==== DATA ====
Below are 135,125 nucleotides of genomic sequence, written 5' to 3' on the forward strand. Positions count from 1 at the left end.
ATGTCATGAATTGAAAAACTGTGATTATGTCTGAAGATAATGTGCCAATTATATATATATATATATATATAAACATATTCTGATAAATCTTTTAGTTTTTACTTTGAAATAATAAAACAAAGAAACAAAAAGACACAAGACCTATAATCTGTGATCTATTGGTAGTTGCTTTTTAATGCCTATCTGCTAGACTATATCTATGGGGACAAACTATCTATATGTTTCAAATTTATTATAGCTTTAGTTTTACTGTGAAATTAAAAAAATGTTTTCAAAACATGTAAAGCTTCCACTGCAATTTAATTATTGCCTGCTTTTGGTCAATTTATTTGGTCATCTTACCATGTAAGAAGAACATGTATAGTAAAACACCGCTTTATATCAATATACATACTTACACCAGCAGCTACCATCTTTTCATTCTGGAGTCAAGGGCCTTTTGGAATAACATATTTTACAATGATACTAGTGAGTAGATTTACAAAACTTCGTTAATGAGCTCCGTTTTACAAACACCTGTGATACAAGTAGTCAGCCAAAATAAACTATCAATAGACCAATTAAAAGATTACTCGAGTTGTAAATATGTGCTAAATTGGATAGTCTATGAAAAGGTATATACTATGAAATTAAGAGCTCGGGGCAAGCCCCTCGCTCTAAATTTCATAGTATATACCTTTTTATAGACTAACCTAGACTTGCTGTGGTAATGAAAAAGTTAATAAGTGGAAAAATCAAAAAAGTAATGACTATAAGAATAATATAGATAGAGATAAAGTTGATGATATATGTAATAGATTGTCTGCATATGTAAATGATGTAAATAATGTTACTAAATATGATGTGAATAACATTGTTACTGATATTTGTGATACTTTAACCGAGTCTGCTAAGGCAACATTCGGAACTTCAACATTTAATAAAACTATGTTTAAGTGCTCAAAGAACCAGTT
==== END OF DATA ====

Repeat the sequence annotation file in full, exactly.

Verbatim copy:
Below are 135,125 nucleotides of genomic sequence, written 5' to 3' on the forward strand. Positions count from 1 at the left end.
ATGTCATGAATTGAAAAACTGTGATTATGTCTGAAGATAATGTGCCAATTATATATATATATATATATATAAACATATTCTGATAAATCTTTTAGTTTTTACTTTGAAATAATAAAACAAAGAAACAAAAAGACACAAGACCTATAATCTGTGATCTATTGGTAGTTGCTTTTTAATGCCTATCTGCTAGACTATATCTATGGGGACAAACTATCTATATGTTTCAAATTTATTATAGCTTTAGTTTTACTGTGAAATTAAAAAAATGTTTTCAAAACATGTAAAGCTTCCACTGCAATTTAATTATTGCCTGCTTTTGGTCAATTTATTTGGTCATCTTACCATGTAAGAAGAACATGTATAGTAAAACACCGCTTTATATCAATATACATACTTACACCAGCAGCTACCATCTTTTCATTCTGGAGTCAAGGGCCTTTTGGAATAACATATTTTACAATGATACTAGTGAGTAGATTTACAAAACTTCGTTAATGAGCTCCGTTTTACAAACACCTGTGATACAAGTAGTCAGCCAAAATAAACTATCAATAGACCAATTAAAAGATTACTCGAGTTGTAAATATGTGCTAAATTGGATAGTCTATGAAAAGGTATATACTATGAAATTAAGAGCTCGGGGCAAGCCCCTCGCTCTAAATTTCATAGTATATACCTTTTTATAGACTAACCTAGACTTGCTGTGGTAATGAAAAAGTTAATAAGTGGAAAAATCAAAAAAGTAATGACTATAAGAATAATATAGATAGAGATAAAGTTGATGATATATGTAATAGATTGTCTGCATATGTAAATGATGTAAATAATGTTACTAAATATGATGTGAATAACATTGTTACTGATATTTGTGATACTTTAACCGAGTCTGCTAAGGCAACATTCGGAACTTCAACATTTAATAAAACTATGTTTAAGTGCTCAAAGAACCAGTT